Abby Farson Pratt was an assistant editor at CFA Institute. Previously, she worked at the Denver Post and the University of North Carolina Press. Pratt earned the Claritas™ Investment Certificate and holds a BA in journalism and English from the University of North Carolina at Chapel Hill.
In the United States and around the world, low-beta stocks have outperformed high-beta stocks on a risk-adjusted basis. Ryan Taliaferro and his coauthors, Malcolm Baker and Brendan Bradley, decomposed this basic market inefficiency into a “micro” component and a… READ MORE ›
There has been increasing interest in emotional assets, which include such luxury goods and collectibles as art, stamps, wine, and musical instruments. Recent research finds that emotional assets outperform government bonds, Treasury bills, and gold over the long run.
The low-volatility stock anomaly earned its name from its apparent contradiction of the capital asset pricing model (CAPM). In most markets, portfolios of low-volatility stocks actually produce higher risk-adjusted returns than portfolios of high-volatility stocks.
The US generally accepted accounting principles (GAAP) do not require adjustments for inflation, so financial statements are reported in nominal terms. This struck Yaniv Konchitchki as problematic. In his recently published article “Accounting and the Macroeconomy: The Case of Aggregate Price-Level Effects on Individual Stocks,” Konchitchki examines stock-valuation effects of aggregate price-level changes on individual companies.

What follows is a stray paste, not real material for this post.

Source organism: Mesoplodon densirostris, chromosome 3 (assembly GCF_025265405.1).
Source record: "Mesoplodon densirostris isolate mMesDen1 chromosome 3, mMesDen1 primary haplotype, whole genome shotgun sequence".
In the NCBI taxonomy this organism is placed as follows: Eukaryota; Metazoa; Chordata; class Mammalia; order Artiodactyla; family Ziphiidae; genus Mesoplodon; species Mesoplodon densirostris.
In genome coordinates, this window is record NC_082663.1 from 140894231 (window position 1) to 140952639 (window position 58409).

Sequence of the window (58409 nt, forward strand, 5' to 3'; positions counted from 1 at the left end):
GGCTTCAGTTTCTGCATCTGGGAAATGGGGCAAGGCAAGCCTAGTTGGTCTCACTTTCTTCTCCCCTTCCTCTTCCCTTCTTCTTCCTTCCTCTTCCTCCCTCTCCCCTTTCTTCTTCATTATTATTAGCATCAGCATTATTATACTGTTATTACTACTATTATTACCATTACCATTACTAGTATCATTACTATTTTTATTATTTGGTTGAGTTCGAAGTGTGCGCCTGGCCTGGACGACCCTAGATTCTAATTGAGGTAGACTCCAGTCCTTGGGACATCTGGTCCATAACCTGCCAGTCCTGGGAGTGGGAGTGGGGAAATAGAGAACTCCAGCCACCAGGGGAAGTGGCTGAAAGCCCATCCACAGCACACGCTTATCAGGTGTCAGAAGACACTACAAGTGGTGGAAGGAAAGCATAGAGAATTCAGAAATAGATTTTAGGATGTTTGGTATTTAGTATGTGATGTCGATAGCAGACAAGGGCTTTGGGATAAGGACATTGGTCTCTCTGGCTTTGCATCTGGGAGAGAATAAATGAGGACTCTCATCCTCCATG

“I’ve always been fascinated by and somewhat skeptical of the connection between economic growth and security returns,” William J. Bernstein says. “When you look at the broad sweep of history, it seems that both the equity risk premium and the risk-free rate have been decreasing over the past couple of centuries.”
What can investment managers learn from military strategists? According to Charles D. Ellis, CFA, quite a lot. “I think all of us who are involved in investment management would be very, very smart to be sure that we — and everyone in our organizations — are trying to find new ways of thinking,” Ellis says.
In the first five days of October 2008, large corporate pension funds lost more than $100 billion of pension assets. And at the end of 2011, the aggregate funding shortfall for Fortune 1000 companies amounted to $343 billion. In examining the decisions that defined benefit plan sponsors made, Xuanjuan Chen, Tong Yu, and Ting Zhang argue that moral hazard and tax benefits play a significant role.
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